Texas School District Removes Anne Frank Adaptation from Shelves

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All pulled books have a 30-day review process to decide if they are ‘appropriate’

The Keller Independent School District Board of Trustees near Fort Worth, Texas, told its school staff and librarians to temporarily remove 41 books, including the Bible and an illustrated adaptation of Anne Frank’s diary, until they go through the district’s formal complaint process from the 2021-2022 school year.

As part of the new standards set to determine which educational materials will be allowed at schools, books are put up for public review for 30 days before they can be purchased by school libraries and, if deemed inappropriate, removed altogether.

“Right now, Keller ISD’s administration is asking our campus staff and librarians to review books that were challenged last year to determine if they meet the requirements of the new policy,” the school district said in a statement obtained by the Texas Tribune newspaper. “All of the books included in Tuesday’s email have been included on Keller ISD’s Book Challenge list over the past year. Books that meet the new guidelines will be returned to the libraries as soon as it is confirmed they comply with the new policy.”

The school district enables parents, employees, and district residents to file formal challenges to any books or instructional materials their children may read. A committee then decides if they are “educationally suitable” or “pervasively vulgar,” in which case they don’t make it to bookshelves.

Books that were challenged in the past year include All Boys Aren’t Blue by George M. Johnson, an LBGTQ+ book that the committee decided to keep in high schools, and Gender Queer by Maia Kobabe, which was removed from the district. Toni Morrison’s novel The Bluest Eye was also challenged and kept by the committee.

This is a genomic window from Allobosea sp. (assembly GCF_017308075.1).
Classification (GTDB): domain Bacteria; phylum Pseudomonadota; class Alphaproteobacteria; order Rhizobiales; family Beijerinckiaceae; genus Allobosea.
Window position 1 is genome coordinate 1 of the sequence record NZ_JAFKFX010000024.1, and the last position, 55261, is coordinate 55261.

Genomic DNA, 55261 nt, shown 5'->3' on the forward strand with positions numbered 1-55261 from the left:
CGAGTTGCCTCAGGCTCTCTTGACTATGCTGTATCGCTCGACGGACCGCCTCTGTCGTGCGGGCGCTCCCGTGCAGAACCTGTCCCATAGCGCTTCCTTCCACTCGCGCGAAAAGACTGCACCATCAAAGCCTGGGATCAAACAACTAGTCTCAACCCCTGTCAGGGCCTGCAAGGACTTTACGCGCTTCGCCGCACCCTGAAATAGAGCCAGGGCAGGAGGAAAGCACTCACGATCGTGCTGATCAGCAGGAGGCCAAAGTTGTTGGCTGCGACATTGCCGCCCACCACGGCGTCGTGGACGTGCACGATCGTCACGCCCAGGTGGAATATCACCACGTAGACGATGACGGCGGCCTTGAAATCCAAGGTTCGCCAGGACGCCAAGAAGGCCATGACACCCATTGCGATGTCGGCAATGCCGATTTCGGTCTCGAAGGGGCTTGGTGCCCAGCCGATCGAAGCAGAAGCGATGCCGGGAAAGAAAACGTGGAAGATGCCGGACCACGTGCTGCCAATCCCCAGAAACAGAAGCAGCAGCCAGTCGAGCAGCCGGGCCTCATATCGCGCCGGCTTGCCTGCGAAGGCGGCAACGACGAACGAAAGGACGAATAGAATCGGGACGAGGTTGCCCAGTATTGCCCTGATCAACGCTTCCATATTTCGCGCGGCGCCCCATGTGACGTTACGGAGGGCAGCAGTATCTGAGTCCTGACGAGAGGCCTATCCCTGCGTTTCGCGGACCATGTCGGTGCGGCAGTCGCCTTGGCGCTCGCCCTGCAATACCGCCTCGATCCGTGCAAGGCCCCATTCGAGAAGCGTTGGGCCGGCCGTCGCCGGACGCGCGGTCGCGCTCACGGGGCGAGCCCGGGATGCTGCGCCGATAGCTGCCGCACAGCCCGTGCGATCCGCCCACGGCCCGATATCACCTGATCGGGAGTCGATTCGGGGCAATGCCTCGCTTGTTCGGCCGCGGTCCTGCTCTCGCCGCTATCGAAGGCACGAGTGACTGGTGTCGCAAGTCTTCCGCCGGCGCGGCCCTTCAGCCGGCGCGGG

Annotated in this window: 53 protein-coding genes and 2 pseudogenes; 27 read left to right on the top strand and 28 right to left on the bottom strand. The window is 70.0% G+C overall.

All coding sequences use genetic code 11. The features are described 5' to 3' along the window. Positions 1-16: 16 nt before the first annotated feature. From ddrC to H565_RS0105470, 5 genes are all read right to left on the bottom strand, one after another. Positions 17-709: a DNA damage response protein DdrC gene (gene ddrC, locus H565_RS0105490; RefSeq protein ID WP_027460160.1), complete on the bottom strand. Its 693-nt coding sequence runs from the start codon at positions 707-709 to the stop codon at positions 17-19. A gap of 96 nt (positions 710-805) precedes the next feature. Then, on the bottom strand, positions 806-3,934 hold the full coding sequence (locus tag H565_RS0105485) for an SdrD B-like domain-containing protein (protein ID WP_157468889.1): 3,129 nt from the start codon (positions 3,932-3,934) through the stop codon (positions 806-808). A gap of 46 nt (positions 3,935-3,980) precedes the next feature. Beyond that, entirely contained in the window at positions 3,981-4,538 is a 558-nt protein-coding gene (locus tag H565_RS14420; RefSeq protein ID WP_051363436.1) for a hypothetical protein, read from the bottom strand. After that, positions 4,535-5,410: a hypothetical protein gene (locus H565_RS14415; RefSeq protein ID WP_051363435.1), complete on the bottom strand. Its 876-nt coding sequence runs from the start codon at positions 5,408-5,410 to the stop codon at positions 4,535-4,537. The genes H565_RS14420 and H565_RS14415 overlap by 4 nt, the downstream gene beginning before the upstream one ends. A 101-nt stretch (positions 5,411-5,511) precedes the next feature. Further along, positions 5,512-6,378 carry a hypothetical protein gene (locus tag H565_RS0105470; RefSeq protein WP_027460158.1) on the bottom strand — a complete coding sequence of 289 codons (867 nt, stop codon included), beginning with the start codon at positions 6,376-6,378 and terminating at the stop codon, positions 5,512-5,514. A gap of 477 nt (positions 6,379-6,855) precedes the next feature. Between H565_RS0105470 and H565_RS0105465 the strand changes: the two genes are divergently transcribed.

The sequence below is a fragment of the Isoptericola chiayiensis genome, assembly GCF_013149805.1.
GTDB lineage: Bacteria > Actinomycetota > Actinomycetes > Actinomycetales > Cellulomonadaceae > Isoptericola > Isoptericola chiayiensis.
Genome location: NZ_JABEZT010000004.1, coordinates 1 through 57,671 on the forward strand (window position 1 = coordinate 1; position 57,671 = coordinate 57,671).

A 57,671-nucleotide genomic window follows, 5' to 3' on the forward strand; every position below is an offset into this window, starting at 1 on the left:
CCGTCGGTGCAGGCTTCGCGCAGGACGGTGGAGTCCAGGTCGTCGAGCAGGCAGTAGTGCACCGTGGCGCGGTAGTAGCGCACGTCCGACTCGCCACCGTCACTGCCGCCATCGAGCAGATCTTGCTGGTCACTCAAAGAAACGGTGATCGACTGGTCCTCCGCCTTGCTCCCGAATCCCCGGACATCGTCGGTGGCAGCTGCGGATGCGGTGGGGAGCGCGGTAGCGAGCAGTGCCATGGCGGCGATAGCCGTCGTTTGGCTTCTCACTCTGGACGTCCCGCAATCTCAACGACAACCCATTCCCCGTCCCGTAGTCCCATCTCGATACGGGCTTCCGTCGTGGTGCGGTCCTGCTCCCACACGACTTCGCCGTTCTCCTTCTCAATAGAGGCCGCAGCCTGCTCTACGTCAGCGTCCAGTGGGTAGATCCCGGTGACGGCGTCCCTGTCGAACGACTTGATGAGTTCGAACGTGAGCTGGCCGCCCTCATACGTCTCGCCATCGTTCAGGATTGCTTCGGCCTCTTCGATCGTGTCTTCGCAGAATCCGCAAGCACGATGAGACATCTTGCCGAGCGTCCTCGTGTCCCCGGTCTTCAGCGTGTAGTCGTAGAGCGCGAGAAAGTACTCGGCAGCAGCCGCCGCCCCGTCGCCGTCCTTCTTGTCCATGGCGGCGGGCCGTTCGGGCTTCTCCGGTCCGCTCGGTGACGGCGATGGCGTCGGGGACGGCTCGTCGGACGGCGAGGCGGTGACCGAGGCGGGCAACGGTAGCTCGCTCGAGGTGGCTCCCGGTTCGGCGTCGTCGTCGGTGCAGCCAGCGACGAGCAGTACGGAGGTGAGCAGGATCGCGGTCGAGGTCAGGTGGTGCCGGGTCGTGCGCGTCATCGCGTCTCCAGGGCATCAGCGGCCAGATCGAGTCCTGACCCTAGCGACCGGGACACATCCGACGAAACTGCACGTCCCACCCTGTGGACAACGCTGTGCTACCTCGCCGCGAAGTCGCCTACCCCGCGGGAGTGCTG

An April analysis from PEN America, a literary advocacy organization, found 1,586 books were banned in 86 school districts across 26 states from July 2021 to March 2022. Texas, unsurprisingly, was at the top of the list with 713 banned books. This latest round of book removals follows May’s school board elections, which included debates over how America’s history of racism should be taught in Texas public schools.

“The sweeping attempt to remove these titles from classrooms and libraries on the eve of a new school year is an appalling affront to students’ First Amendment rights,” said Jonathan Friedman, PEN America director of free expression and education programs. “It is virtually impossible to run a school or a library that purges books in response to any complaint from any corner.”

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